Depending on how the IronWeb SDK is loaded into the containing application, access to the SDK is also a risk. If the IronWeb SDK is loaded globally, then an attacker can use it to make calls to decrypt documents, modify group admins/members, etc. If the SDK is loaded using a bundler (e.g. webpack), this is much less likely, as the IronWeb code is usually obfuscated behind various closures and is not accessible to the global page context.

Malicious Application Running in Browser

If another application is running in the same browser that is hosting an application containing the IronWeb SDK, the sandboxing facilities in the browser provide even more protection against that application compromising any keys or data.

Attacker CANNOT:

  • Access the user’s in-memory device keys
  • Access the user’s encrypted device keys stored in the IronCore iFrame LocalStorage
  • Access the random AES key from the customer domain’s local storage
  • Listen to any messages between the containing application and the IronWeb Frame
  • Access the IronWeb Frame in any way
  • Access decrypted data in the containing application’s DOM
  • Gain access to the file system to retrieve the contents of the browser’s LocalStorage directly

IronCore Domain XSS

Because the IronCore iFrame is just an empty page with a few JavaScript files, getting an XSS attack on the frame is very unlikely. Most XSS attacks involve displaying user-provided information back to the user, which isn’t possible within the iFrame. This means that if an attacker is able to get malicious code injected into the IronCore iFrame, the attacker probably has access to the IronCore servers somehow. If this happens, there are likely better ways to attack the system than to inject XSS into the iFrame. Regardless, if this happens, then:

Attacker CANNOT:

  • Access the random AES key stored in the customer domain LocalStorage
  • Listen to messages coming into the IronCore iFrame
  • Send messages to the customer IronWeb shim
  • Get access to the in-memory decrypted user device keys
  • Get access to decrypted document bytes

Attacker CAN:

  • Access the user’s encrypted device keys stored in the IronCore iFrame LocalStorage
  • Make malicious modifications to the WebCrypto API (for example, change RNG generation to be deterministic).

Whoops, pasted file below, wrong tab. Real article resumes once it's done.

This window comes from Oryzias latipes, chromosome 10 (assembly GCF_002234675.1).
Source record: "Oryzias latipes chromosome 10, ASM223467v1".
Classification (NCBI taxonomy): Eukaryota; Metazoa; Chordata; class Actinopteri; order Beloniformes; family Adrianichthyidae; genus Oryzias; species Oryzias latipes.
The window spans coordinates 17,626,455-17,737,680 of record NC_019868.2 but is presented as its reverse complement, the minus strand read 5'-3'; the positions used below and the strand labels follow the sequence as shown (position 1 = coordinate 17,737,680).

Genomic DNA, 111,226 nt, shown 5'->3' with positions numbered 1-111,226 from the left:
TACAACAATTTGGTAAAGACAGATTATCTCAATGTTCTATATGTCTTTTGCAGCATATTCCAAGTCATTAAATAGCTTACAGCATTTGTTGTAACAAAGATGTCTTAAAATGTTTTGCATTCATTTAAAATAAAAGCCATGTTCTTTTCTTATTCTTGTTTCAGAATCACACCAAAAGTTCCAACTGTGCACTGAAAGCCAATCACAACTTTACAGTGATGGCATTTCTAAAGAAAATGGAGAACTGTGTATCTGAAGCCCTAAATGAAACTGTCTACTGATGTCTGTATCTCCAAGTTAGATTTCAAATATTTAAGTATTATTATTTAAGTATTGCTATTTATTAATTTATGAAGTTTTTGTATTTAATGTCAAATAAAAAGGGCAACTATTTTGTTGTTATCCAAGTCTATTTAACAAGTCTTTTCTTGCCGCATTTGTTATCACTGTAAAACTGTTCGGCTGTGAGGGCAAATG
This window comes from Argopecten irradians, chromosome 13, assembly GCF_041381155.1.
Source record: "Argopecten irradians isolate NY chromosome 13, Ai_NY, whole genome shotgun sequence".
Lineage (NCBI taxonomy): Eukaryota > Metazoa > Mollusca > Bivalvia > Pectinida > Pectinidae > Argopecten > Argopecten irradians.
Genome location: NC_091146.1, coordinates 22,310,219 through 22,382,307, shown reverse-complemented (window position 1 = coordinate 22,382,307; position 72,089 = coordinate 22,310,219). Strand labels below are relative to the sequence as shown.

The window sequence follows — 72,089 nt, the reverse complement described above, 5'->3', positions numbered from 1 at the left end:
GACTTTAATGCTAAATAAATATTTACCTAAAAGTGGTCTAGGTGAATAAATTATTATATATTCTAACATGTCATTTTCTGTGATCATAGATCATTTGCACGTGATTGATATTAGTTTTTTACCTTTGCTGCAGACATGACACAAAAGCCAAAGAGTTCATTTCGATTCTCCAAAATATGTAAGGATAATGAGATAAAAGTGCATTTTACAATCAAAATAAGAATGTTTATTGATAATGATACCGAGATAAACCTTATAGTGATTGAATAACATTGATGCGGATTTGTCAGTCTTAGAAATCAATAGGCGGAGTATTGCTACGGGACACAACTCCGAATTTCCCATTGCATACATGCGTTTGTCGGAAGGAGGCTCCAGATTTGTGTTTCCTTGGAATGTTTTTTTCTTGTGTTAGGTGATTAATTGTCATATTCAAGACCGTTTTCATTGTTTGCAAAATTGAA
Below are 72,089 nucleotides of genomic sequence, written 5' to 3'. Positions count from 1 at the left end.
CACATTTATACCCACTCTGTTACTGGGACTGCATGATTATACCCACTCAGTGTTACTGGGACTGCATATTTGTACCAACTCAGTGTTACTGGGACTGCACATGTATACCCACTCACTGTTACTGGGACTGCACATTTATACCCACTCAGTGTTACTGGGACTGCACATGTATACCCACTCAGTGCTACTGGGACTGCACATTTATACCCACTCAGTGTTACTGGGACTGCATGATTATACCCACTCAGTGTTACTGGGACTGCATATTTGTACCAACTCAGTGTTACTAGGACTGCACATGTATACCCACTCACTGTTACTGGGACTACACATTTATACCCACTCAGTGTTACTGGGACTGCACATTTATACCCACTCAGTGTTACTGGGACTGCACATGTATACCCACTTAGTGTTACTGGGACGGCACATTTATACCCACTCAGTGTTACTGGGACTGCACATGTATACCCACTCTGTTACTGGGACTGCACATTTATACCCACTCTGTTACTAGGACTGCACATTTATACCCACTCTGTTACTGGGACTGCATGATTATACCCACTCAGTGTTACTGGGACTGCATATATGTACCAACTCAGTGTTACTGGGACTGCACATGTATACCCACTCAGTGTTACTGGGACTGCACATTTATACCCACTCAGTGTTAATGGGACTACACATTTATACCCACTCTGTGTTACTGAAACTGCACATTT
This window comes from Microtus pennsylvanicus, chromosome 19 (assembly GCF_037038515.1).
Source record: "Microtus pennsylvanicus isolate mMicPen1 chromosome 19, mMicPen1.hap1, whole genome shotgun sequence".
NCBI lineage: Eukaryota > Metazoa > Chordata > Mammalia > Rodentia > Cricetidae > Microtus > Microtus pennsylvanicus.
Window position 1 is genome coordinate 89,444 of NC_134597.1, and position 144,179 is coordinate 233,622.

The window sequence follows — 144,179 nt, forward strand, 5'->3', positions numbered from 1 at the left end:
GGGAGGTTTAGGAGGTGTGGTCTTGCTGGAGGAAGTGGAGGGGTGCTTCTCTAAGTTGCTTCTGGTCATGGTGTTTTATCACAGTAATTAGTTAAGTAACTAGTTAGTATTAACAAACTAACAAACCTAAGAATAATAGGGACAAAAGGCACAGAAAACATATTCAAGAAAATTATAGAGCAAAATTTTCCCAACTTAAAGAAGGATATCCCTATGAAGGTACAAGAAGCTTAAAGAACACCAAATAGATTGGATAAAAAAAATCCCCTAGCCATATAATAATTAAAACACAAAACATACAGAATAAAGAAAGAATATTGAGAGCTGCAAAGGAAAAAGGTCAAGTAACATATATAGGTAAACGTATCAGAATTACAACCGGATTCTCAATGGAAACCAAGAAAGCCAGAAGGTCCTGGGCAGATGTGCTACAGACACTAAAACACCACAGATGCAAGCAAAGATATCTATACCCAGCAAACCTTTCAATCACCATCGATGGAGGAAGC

Side Channel Attacks from Another Application

There are a variety of attacks that can be used to extract information from a running application using side channels, such as timing attacks and exploiting the CPU’s branch prediction algorithms. The core crypto components of IronWeb are implemented such that code that handles secret key material has a data invariant execution path. That is, it always executes the same instructions regardless of the values contained in the secret keys. It is constant time (there are no loops that terminate early depending on values), and there are no branches based on values. This data invariant code eliminates many of the the common side channel attacks that might be executed by other code running on the same machine as the application that contains IronWeb.

Attacker CANNOT:

  • Use a timing-based side-channel attack to extract bits of any secret key material generated and used by IronWeb
  • Use a branch prediction-based side-channel attack such as Spectre to extract bits of any secret key material generated and used by IronWeb
  • Use a power consumption-based side-channel attack to extract bits of any secret key material generated and used by IronWeb

Machine Access

If an attacker is able to get direct access to the user’s machine, there are a number of ways the attacker could abuse that access. For example, if a user is using a shared computer in a library and doesn’t log out after they leave, the attacker can access decrypted data in the user’s context. Similarly, an attacker or bit of malware with admin access to the machine can potentially access local storage across domains by accessing the browser’s disk storage area.

Attacker CANNOT:

  • Discover the user’s master key password

Attacker CAN:

  • Extract the random AES key stored in the customer domain LocalStorage, extract the encrypted device key from the IronCore iFrame LocalStorage, and combine them to get the decrypted device key.
  • Make calls to the IronWeb SDK to access/decrypt all the documents the user has access to, modify groups for which the user is an admin, etc.

Mitigation: If the original user revokes their device key, then the device key the attacker obtained is no longer of any use. Any decrypted data that the attacker has seen is still vulnerable, but access to newly encrypted data using the compromised key is blocked.